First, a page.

Baby's Brain: Prime Times for Learning
are designed to have different needs at different times. For example,
there is nothing like a cold glass of water when you are really thirsty.
Or getting a full night of sleep when you are tired to the bone.
By Don Bower, DPA, CFCS
also know that some skills are learned more easily at certain ages.
School-agers are expert at roller-blading after only a few minutes
of practice, but grandfathers usually take a little longer. And
some adults give up on ever being able to learn how to program the
We have known for a long time that different parts of the brain
control different parts of who we are--our ability to throw a ball,
to remain calm under stress, to figure out an algebra problem, or
to play the piano. We can help (or hinder) the development of different
parts of our brains by how we exercise it.
the case of muscles. Our brain, like our muscles, becomes stronger
when we exercise. If we only run, our leg muscles grow stronger
than our arm muscles. If we only watch TV and never talk, nerve
connections in the part of our brain in charge of speaking will
Times for Brain Development
New research in brain development shows that we learn certain skills
most easily during particular windows of opportunity.
These are times--a few weeks or months--when a part of the brain
absorbs new information more easily than at any other time in life.
Not surprisingly, most of these windows open and close during the
critical first few years of life.
windows are prime times for learning because each part
of the brain actually grows a little larger, and a lot more active,
in response to what the five senses absorb.
are some of these prime times for learning? Here are some guidelines:
development: birth to 4 years. During this time, babies need
to see shapes, colors, objects at varying distances, and movement.
All these images help shape the brains ability to recognize
and organize visual information. The brain actually learns to see!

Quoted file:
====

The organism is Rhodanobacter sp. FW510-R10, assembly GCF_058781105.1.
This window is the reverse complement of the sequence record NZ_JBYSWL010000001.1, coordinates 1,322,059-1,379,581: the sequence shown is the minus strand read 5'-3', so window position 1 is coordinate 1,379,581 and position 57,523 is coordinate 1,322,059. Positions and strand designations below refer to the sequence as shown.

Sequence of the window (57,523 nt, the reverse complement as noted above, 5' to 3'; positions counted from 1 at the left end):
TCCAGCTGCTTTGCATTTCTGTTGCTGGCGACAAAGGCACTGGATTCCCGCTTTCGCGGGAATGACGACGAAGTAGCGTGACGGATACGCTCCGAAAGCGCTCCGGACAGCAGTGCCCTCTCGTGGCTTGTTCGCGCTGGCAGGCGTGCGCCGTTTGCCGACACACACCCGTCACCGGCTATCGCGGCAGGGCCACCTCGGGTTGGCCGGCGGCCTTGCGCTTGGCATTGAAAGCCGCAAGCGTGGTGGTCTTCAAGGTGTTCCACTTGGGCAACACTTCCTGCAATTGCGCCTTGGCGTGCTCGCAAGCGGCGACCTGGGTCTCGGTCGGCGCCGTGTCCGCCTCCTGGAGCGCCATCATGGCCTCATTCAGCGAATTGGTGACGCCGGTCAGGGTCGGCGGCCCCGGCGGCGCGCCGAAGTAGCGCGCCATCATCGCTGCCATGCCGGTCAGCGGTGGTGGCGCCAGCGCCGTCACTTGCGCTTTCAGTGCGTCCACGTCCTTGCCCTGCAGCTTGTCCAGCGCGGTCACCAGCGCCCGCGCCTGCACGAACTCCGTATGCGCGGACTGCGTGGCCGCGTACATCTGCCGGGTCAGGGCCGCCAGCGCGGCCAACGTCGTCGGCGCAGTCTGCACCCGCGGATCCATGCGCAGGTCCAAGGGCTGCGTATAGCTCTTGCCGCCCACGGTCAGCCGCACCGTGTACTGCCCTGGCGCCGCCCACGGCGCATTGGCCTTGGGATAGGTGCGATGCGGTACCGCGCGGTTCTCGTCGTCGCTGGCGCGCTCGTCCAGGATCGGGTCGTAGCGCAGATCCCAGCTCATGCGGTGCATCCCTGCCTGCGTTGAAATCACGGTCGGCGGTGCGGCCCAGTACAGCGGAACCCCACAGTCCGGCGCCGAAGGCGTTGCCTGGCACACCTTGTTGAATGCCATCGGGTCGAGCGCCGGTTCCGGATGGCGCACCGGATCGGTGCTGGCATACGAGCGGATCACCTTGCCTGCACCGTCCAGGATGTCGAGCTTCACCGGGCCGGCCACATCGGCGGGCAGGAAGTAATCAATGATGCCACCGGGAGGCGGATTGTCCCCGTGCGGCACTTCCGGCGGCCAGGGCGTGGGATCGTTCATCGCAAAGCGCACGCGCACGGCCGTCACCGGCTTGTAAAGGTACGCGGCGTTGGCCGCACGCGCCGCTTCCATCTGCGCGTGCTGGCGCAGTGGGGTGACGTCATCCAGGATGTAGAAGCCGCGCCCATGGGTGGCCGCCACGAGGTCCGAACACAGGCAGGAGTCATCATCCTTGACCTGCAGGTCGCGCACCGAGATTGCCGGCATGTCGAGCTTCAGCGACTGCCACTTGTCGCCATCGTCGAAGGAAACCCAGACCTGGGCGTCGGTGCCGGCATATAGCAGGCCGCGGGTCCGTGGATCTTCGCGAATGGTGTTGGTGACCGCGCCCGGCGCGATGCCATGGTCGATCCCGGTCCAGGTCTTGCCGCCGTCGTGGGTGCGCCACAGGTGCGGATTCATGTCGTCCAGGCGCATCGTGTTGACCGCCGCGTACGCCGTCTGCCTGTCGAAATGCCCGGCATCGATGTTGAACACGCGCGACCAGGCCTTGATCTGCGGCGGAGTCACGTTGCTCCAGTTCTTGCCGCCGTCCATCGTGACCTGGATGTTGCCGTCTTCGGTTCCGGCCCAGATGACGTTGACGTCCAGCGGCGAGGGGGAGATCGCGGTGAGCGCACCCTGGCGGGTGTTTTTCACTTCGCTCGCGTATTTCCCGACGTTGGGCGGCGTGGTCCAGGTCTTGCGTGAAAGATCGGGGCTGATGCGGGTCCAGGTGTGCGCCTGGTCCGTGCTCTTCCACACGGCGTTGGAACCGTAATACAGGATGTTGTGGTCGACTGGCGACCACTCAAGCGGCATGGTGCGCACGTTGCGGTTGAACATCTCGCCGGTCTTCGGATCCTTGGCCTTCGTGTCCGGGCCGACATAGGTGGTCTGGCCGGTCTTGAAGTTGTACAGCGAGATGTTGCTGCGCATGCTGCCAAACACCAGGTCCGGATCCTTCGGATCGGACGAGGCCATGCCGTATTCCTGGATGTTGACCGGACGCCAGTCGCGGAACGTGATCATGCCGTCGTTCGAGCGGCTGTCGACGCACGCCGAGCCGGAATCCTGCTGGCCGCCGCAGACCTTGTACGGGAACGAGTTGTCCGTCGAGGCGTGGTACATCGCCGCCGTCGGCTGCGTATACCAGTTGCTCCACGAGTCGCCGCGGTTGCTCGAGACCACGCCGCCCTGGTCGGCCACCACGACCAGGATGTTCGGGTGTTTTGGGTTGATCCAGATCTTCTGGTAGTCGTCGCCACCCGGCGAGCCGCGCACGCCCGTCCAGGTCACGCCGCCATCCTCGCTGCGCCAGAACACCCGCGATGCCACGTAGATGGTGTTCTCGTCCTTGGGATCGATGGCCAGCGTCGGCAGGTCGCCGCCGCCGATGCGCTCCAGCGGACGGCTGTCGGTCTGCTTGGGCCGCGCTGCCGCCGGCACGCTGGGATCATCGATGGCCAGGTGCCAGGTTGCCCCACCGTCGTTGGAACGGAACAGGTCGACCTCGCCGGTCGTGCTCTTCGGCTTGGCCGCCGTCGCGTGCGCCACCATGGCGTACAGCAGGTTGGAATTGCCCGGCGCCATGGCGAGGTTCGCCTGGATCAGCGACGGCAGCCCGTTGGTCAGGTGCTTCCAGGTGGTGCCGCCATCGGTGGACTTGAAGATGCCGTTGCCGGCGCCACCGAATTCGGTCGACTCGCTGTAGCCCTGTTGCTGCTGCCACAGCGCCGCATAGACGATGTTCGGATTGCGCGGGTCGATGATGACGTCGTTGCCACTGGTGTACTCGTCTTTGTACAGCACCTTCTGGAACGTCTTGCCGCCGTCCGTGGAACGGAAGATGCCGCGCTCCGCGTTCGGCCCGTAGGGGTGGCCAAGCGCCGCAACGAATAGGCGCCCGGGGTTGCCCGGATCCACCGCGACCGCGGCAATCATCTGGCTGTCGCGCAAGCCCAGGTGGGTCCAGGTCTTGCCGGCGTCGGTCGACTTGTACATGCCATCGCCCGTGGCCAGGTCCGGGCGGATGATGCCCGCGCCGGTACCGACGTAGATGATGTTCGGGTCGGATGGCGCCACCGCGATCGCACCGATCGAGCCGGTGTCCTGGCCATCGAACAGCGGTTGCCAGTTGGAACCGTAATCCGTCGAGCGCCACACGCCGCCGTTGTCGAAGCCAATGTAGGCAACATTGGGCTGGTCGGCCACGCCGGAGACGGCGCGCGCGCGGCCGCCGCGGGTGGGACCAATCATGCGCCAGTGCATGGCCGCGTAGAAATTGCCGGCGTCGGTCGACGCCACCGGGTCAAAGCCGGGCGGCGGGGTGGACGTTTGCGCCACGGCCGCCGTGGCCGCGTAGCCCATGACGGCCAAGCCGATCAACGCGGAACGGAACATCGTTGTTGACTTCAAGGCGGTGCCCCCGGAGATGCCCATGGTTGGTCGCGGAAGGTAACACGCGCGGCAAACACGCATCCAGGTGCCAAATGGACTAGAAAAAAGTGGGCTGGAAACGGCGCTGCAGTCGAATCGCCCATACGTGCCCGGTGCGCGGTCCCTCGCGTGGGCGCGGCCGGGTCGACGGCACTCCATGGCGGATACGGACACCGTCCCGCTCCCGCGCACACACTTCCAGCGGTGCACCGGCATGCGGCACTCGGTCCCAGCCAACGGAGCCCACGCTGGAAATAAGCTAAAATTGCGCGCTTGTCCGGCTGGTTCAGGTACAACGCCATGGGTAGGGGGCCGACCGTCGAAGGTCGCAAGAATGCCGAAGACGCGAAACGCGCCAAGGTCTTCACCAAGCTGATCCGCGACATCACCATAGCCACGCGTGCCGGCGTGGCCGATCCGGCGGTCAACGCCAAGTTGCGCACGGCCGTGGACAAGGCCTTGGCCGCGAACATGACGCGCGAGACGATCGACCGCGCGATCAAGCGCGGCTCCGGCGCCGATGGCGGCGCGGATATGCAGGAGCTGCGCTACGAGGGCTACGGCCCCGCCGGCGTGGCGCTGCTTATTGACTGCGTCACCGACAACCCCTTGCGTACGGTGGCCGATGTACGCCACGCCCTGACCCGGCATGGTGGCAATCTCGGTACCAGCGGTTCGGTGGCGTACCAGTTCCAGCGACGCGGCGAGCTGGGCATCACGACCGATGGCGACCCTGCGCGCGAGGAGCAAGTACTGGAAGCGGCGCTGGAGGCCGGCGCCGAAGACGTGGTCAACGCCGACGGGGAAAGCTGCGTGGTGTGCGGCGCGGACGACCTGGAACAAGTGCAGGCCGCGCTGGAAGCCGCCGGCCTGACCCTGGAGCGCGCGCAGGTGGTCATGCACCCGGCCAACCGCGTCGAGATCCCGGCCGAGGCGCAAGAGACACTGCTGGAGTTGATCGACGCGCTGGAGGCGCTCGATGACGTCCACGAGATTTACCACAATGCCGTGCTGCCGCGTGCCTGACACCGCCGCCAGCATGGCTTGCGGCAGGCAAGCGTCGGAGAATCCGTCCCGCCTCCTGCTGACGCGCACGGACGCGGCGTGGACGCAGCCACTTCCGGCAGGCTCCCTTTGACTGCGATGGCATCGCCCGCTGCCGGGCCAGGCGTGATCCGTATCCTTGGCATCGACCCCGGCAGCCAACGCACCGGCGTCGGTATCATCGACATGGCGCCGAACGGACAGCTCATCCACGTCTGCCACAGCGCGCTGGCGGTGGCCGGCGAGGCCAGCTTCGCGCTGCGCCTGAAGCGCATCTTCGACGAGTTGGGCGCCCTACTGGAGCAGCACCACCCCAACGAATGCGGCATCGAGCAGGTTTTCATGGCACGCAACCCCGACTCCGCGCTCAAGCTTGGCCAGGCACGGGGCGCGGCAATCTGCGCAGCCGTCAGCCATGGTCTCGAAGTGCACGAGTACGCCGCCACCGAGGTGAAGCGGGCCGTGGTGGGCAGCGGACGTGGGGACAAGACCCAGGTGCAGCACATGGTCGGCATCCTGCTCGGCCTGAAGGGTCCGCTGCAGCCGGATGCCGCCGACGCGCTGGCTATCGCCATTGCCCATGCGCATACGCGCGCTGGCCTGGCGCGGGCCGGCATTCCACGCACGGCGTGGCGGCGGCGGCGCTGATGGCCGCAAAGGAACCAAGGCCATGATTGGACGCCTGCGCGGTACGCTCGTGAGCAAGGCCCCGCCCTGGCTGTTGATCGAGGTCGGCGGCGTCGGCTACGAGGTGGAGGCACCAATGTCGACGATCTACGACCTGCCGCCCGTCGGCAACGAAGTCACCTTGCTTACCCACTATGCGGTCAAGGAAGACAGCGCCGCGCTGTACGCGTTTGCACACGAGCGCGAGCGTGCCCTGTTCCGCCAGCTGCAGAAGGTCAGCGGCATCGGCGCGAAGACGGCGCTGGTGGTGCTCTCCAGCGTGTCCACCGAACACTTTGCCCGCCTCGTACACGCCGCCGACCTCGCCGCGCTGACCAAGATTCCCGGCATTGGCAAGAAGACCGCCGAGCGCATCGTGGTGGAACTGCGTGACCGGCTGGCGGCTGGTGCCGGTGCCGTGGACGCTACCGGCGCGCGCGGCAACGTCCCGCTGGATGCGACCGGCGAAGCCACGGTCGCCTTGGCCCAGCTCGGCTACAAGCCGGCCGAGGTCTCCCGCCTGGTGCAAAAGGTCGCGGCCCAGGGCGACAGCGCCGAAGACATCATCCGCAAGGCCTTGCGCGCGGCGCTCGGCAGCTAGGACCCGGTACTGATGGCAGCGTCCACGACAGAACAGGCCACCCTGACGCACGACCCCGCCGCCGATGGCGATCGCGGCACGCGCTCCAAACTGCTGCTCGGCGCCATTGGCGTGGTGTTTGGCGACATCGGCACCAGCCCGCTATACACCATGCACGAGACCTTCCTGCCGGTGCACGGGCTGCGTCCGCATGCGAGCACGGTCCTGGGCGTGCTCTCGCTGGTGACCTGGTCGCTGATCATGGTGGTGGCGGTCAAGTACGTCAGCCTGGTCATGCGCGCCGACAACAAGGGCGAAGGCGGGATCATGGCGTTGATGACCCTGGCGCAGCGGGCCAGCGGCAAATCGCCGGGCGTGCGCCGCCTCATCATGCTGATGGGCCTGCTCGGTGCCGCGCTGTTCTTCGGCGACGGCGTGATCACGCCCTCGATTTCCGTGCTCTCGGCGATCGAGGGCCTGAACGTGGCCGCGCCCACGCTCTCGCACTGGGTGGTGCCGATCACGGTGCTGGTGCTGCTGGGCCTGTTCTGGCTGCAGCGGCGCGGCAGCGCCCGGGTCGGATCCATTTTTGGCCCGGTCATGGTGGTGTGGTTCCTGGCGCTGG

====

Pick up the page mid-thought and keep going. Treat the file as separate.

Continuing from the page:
For this reason, anything that interferes with clear vision, such
as cataracts or nearsightedness, should be corrected early.
development: birth to 10 years. Babies are born with the ability
to learn any language. Of course, they understand and babble in
the language that they hear the most (including accents). Generally,
the more talking, singing, and reading that a baby hears, the more
words she will understand and use. Babies also learn the syntax
of language, which is the way that sentences are constructed to
make sense. Since the prime time for language learning is the first
few years of life, babies are also able to learn second or third
languages much more easily during this period.
attachment: birth to 18 months. Recent research shows that a
persons IQ predicts only a small part of career performance--emotional
intelligence predicts about 80 percent of your career success. The
part of the brain that regulates emotions, called the amygdala,
learns very early how to be a good citizen. This means
that emotions such as empathy, happiness, hopefulness, and sadness
are shaped by how the infant is nurtured. The amygdala continues
being shaped through adolescence, but early experiences (as well
as inborn tendencies in temperament) are very important in regulating
the brains emotional wiring.
and math skills: 1 year to 5 years. Research has shown that
the cortex, the area of the brain that hears music, is the same
area that does mathematical calculations. Much has been made of
the value of exposing infants to rich, complex music. Such music
seems to help wire the brain not only for understanding music, but
also for improved spatial reasoning that math requires. We also
know that the earlier a child studies a musical instrument, the
more of his cortex is devoted to playing it. So, if you want your
child to excel in math, dont overlook his music lessons as
What Can You Do?
First, and most important, do not feel guilty because you may not
have taken maximum advantage of this information when your child
was younger! All of us continue learning throughout life. Just think
of all the fantastically gifted musicians, athletes, caregivers,
and scientists whose parents never knew any of this research.
you interact with young children, recognize their immense capability
to absorb everything around them. Since the early windows of learning
are so important, it becomes even more critical to provide the best
environments possible for our future generations. Remember: the
first years last forever!
Laliberte, R. (1997). Inside your babys brain. Parents (September):
J. (1997). New brain development research: A wonderful window of
opportunity. Young Children (May): 4-9.
C. (1997). Up with emotional health.Educational Leadership (May):
R. (1997). Rethinking the brain: New insights into early development.
New York: Families and Work Institute.
Bower, DPA, CFCS is an Associate Professor and Human Development
Specialist, Department of Child and Family Development at the University
of Georgia.Reprinted with permission from the University of Georgia.
Bower, D. (1998). Building Baby's Brain: Prime Times for Learning.
Athens, GA: University of Georgia, College of Family and Consumer